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Film: Split Second

In the movie Split Second, Harley Stone (played by Rutger Hauer) is a cop who often flouts the rules working in a decaying, flooded London circa 2008 (clearly an alternate timeline), as global warming has caused sea levels to rise.

A supernatural killer that Stone is convinced exists has returned, and it's his mission to find the killer before anyone else dies. Unfortunately, his boss doesn't think he's stable enough to work without an assigned partner, Dick Durkin. Hilarity (and action-adventure) ensues.


This film provides examples of:

  • Absurdly Sharp Claws: The creature uses its huge claw to shred through the roof of a subway train like a hot knife through butter. It has to be seen to be believed.
  • And Show It to You: In the climax, Stone pulls out the monster's heart from its chest and blows it to smithereens with his gun. Interesting that it might not be overkill: the monster doesn't drop until the heart is destroyed.
  • Awesome McCoolname: Harley Stone.
  • Badass Longcoat: Stone never goes anywhere without a leather trenchcoat to emphasize his badassitude as a Cowboy Cop.
  • Beat Still, My Heart: After Stone pulls out the monster's heart, it keeps beating.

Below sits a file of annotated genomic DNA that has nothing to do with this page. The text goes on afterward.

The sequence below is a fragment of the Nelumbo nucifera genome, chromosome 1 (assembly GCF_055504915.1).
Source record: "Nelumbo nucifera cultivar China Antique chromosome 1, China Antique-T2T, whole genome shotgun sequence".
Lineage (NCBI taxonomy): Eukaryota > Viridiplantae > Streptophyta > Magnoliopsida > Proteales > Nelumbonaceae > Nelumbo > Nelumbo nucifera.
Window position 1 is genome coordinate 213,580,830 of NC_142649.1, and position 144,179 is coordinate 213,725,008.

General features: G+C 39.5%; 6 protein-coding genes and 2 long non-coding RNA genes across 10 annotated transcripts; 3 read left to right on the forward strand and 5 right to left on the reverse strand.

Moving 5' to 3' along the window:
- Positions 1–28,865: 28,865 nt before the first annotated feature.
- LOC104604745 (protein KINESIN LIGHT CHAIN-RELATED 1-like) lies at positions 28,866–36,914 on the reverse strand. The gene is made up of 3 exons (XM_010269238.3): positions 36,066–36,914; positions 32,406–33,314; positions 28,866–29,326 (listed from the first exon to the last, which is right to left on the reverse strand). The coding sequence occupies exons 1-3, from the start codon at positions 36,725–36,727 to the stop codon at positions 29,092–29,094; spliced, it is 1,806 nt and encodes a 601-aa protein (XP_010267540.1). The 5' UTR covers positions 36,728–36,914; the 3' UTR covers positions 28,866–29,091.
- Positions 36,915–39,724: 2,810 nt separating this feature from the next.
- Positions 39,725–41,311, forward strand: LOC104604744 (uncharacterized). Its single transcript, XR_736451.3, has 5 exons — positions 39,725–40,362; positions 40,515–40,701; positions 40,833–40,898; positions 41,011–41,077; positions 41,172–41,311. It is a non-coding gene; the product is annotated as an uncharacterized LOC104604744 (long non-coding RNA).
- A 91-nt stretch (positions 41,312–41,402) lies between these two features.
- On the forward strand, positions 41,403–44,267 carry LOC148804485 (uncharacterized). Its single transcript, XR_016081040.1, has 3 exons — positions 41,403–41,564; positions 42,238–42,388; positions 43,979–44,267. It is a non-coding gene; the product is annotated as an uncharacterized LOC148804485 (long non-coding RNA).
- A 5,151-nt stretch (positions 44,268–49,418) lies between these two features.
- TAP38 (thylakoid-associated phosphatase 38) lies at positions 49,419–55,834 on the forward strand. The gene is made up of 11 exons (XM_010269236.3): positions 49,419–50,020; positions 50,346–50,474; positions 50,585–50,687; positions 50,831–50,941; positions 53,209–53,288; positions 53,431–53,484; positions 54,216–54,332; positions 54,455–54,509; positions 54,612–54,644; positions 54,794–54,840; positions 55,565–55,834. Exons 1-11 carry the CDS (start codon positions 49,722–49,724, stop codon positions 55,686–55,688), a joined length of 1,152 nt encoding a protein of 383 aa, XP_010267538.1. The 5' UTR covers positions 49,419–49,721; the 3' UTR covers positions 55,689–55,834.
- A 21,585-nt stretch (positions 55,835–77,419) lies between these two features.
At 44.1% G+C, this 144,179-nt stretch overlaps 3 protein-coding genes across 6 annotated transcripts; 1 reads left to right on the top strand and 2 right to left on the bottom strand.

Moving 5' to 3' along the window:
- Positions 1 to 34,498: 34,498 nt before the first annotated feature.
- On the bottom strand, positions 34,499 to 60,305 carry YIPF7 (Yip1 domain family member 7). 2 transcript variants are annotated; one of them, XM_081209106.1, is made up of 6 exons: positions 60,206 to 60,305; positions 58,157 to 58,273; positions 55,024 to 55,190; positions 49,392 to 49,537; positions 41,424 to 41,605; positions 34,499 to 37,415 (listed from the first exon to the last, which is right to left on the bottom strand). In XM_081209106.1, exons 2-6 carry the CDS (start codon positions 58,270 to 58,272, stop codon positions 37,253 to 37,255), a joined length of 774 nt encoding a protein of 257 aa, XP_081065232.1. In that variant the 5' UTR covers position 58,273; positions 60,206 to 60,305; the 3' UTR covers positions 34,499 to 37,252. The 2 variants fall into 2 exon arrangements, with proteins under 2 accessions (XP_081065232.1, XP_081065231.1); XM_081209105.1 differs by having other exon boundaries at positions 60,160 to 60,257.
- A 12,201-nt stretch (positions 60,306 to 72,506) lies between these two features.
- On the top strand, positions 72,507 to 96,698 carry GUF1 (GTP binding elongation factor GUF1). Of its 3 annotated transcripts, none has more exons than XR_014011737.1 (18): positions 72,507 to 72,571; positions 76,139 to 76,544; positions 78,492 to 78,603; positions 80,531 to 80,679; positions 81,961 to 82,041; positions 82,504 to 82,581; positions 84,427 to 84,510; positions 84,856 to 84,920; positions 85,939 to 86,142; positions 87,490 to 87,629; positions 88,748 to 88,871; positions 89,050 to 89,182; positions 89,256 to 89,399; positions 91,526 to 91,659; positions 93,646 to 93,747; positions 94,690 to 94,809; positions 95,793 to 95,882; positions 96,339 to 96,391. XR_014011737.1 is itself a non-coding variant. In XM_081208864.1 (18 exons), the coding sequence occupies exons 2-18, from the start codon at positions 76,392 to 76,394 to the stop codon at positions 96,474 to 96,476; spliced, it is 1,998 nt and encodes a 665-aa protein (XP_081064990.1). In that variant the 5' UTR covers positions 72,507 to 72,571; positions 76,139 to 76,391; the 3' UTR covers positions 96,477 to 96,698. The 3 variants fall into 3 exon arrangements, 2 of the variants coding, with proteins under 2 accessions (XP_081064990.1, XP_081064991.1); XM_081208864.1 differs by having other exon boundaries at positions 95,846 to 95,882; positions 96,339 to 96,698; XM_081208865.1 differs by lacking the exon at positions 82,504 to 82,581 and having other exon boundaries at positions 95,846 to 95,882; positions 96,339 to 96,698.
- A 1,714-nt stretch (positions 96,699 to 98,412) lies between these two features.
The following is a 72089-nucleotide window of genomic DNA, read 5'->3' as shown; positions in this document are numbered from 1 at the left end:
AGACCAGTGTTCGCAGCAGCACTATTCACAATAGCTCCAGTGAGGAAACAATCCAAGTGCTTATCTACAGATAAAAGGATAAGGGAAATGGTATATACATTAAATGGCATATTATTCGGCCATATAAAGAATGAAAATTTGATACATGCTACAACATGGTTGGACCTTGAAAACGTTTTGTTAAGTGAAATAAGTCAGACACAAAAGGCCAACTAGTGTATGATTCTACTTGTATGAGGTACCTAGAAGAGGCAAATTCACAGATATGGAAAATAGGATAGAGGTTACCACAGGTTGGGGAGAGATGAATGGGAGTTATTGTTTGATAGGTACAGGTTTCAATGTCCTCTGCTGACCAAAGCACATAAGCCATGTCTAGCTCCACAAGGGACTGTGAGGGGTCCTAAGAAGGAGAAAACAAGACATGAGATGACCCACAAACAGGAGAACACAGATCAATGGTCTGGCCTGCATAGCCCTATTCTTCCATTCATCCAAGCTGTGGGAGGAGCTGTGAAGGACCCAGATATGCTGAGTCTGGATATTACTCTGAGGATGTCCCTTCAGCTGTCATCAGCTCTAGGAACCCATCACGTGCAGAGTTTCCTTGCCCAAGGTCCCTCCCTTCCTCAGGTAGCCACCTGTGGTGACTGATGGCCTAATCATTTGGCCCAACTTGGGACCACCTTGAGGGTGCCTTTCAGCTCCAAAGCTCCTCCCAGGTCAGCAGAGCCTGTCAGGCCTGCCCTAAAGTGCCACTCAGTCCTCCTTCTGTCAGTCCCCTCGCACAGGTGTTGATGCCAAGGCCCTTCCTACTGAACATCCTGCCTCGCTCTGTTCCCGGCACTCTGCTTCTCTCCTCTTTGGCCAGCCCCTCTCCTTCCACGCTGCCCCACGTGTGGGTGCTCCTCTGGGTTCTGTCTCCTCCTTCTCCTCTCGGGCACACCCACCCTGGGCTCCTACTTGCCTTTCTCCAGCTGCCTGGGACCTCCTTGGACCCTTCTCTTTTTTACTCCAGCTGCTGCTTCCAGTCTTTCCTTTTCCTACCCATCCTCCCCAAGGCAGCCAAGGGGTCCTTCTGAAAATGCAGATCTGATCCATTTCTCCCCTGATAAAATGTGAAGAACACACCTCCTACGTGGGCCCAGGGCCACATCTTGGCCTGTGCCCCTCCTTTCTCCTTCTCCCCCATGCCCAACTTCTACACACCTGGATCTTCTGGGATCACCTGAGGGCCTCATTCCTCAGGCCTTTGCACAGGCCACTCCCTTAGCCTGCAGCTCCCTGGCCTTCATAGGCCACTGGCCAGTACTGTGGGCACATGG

• BFG: Dick Durkin snaps and ends up demanding, literally, Bigger Fucking Guns.
  • By-the-Book Cop: Dick Durkin is much more mindful of proper police procedure and much calmer than Stone due to his past education on killers and psychopaths. Subverted towards the end when he realizes that they're up against a supernatural monstrosity and he becomes just as gun-happy as Stone.
  • Cannibalism Superpower: Durkin theorizes that the killer is a demon sent from Hell who eats the hearts of his victims to gain their strength, DNA, and their souls.
  • Connect the Deaths: The monster kills its victims in specific places in order to draw a dot-to-dot version of an astrological symbol on the city map.
  • Cowboy Cop: Stone is a complete rundown of the trope: He's a multiple gun-toting hardass who treats everyone like crap, shoots first and asks questions later, pisses off Da Chief and treats his by-the-book partner like a nuisance and gets the job done with superior firepower.
  • Cyberpunk with a Chance of Rain: (Then-) future London, and so bad that a good chunk of it has long since flooded. You never even see the sun up until the final credits.
  • Cynicism Catalyst: In a flashback it's shown how Stone was fairly well-composed before his partner was killed by the monster he has since been pursuing. Stone blamed himself (especially because he was having an affair with his partner's wife) and became a paranoid, rude gunslinger in response.
  • Da Chief: "The Chief" (named Thrasher according to the credits), who spends most of his time trying to rein the violent and snarky Harley Stone in.
  • Deadpan Snarker:
    • Harley Stone. It helps that Rutger Hauer seems to naturally gravitate to playing characters this way.
    Durkin: Her heart? What for?
    Stone: Maybe he eats them for breakfast.
    • Da Chief is not lacking in responses, either: